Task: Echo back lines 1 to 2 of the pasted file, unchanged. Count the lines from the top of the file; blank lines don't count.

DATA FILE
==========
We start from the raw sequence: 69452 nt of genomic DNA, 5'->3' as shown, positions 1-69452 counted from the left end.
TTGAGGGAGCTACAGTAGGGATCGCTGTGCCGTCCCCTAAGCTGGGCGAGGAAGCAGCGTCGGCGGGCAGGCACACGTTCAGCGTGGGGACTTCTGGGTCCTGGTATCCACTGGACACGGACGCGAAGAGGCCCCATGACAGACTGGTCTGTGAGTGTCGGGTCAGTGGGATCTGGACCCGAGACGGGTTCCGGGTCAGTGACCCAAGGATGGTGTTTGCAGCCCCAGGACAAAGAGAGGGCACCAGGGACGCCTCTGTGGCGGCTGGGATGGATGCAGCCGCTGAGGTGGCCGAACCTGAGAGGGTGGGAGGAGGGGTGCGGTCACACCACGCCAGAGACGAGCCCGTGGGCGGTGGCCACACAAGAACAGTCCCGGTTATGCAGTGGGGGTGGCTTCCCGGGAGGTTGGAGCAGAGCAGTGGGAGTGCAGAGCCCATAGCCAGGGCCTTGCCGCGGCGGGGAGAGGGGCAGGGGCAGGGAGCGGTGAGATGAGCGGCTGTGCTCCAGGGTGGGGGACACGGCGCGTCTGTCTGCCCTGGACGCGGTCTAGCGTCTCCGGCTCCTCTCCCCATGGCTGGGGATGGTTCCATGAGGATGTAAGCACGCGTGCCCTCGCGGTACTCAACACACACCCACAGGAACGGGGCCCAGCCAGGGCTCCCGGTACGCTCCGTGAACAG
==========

We start from the raw sequence: 69452 nt of genomic DNA, 5'->3' as shown, positions 1-69452 counted from the left end.
TTGAGGGAGCTACAGTAGGGATCGCTGTGCCGTCCCCTAAGCTGGGCGAGGAAGCAGCGTCGGCGGGCAGGCACACGTTCAGCGTGGGGACTTCTGGGTCCTGGTATCCACTGGACACGGACGCGAAGAGGCCCCATGACAGACTGGTCTGTGAGTGTCGGGTCAGTGGGATCTGGACCCGAGACGGGTTCCGGGTCAGTGACCCAAGGATGGTGTTTGCAGCCCCAGGACAAAGAGAGGGCACCAGGGACGCCTCTGTGGCGGCTGGGATGGATGCAGCCGCTGAGGTGGCCGAACCTGAGAGGGTGGGAGGAGGGGTGCGGTCACACCACGCCAGAGACGAGCCCGTGGGCGGTGGCCACACAAGAACAGTCCCGGTTATGCAGTGGGGGTGGCTTCCCGGGAGGTTGGAGCAGAGCAGTGGGAGTGCAGAGCCCATAGCCAGGGCCTTGCCGCGGCGGGGAGAGGGGCAGGGGCAGGGAGCGGTGAGATGAGCGGCTGTGCTCCAGGGTGGGGGACACGGCGCGTCTGTCTGCCCTGGACGCGGTCTAGCGTCTCCGGCTCCTCTCCCCATGGCTGGGGATGGTTCCATGAGGATGTAAGCACGCGTGCCCTCGCGGTACTCAACACACACCCACAGGAACGGGGCCCAGCCAGGGCTCCCGGTACGCTCCGTGAACAG